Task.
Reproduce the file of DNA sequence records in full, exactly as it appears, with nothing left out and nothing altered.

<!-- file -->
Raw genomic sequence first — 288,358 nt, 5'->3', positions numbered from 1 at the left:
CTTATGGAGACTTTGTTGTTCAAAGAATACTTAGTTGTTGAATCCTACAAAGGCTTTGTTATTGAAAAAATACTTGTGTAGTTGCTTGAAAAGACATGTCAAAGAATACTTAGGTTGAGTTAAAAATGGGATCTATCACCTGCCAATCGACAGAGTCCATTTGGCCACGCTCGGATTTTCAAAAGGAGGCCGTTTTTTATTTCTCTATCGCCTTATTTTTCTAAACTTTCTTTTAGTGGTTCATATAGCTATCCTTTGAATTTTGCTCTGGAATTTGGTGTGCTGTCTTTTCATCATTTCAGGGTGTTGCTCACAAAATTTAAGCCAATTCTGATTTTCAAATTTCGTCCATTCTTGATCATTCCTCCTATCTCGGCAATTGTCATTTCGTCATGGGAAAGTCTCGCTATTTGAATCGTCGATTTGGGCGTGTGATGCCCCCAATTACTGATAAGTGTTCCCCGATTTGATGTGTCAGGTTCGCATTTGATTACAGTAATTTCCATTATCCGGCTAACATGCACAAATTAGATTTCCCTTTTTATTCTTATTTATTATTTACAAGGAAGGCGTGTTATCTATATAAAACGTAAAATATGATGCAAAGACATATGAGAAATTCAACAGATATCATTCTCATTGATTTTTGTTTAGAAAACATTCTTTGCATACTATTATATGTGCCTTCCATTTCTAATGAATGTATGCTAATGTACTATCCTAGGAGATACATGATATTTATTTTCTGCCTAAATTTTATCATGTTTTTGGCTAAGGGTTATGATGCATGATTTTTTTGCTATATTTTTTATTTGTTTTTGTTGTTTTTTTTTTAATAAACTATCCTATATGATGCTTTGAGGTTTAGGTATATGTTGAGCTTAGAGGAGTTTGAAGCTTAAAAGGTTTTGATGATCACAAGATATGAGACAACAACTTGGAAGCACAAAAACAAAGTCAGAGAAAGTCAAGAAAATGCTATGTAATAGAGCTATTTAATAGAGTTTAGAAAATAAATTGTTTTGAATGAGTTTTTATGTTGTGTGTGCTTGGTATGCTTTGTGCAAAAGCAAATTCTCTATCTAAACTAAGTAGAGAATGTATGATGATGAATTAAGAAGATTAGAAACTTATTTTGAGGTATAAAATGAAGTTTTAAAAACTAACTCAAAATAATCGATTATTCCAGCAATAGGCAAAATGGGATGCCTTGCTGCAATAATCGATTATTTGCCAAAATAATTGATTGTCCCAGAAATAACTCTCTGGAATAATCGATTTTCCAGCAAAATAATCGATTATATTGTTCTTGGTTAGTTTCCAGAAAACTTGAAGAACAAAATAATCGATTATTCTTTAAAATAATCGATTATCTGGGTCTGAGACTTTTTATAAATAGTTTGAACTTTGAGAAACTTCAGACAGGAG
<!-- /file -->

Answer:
Raw genomic sequence first — 288,358 nt, 5'->3', positions numbered from 1 at the left:
CTTATGGAGACTTTGTTGTTCAAAGAATACTTAGTTGTTGAATCCTACAAAGGCTTTGTTATTGAAAAAATACTTGTGTAGTTGCTTGAAAAGACATGTCAAAGAATACTTAGGTTGAGTTAAAAATGGGATCTATCACCTGCCAATCGACAGAGTCCATTTGGCCACGCTCGGATTTTCAAAAGGAGGCCGTTTTTTATTTCTCTATCGCCTTATTTTTCTAAACTTTCTTTTAGTGGTTCATATAGCTATCCTTTGAATTTTGCTCTGGAATTTGGTGTGCTGTCTTTTCATCATTTCAGGGTGTTGCTCACAAAATTTAAGCCAATTCTGATTTTCAAATTTCGTCCATTCTTGATCATTCCTCCTATCTCGGCAATTGTCATTTCGTCATGGGAAAGTCTCGCTATTTGAATCGTCGATTTGGGCGTGTGATGCCCCCAATTACTGATAAGTGTTCCCCGATTTGATGTGTCAGGTTCGCATTTGATTACAGTAATTTCCATTATCCGGCTAACATGCACAAATTAGATTTCCCTTTTTATTCTTATTTATTATTTACAAGGAAGGCGTGTTATCTATATAAAACGTAAAATATGATGCAAAGACATATGAGAAATTCAACAGATATCATTCTCATTGATTTTTGTTTAGAAAACATTCTTTGCATACTATTATATGTGCCTTCCATTTCTAATGAATGTATGCTAATGTACTATCCTAGGAGATACATGATATTTATTTTCTGCCTAAATTTTATCATGTTTTTGGCTAAGGGTTATGATGCATGATTTTTTTGCTATATTTTTTATTTGTTTTTGTTGTTTTTTTTTTAATAAACTATCCTATATGATGCTTTGAGGTTTAGGTATATGTTGAGCTTAGAGGAGTTTGAAGCTTAAAAGGTTTTGATGATCACAAGATATGAGACAACAACTTGGAAGCACAAAAACAAAGTCAGAGAAAGTCAAGAAAATGCTATGTAATAGAGCTATTTAATAGAGTTTAGAAAATAAATTGTTTTGAATGAGTTTTTATGTTGTGTGTGCTTGGTATGCTTTGTGCAAAAGCAAATTCTCTATCTAAACTAAGTAGAGAATGTATGATGATGAATTAAGAAGATTAGAAACTTATTTTGAGGTATAAAATGAAGTTTTAAAAACTAACTCAAAATAATCGATTATTCCAGCAATAGGCAAAATGGGATGCCTTGCTGCAATAATCGATTATTTGCCAAAATAATTGATTGTCCCAGAAATAACTCTCTGGAATAATCGATTTTCCAGCAAAATAATCGATTATATTGTTCTTGGTTAGTTTCCAGAAAACTTGAAGAACAAAATAATCGATTATTCTTTAAAATAATCGATTATCTGGGTCTGAGACTTTTTATAAATAGTTTGAACTTTGAGAAACTTCAGACAGGAG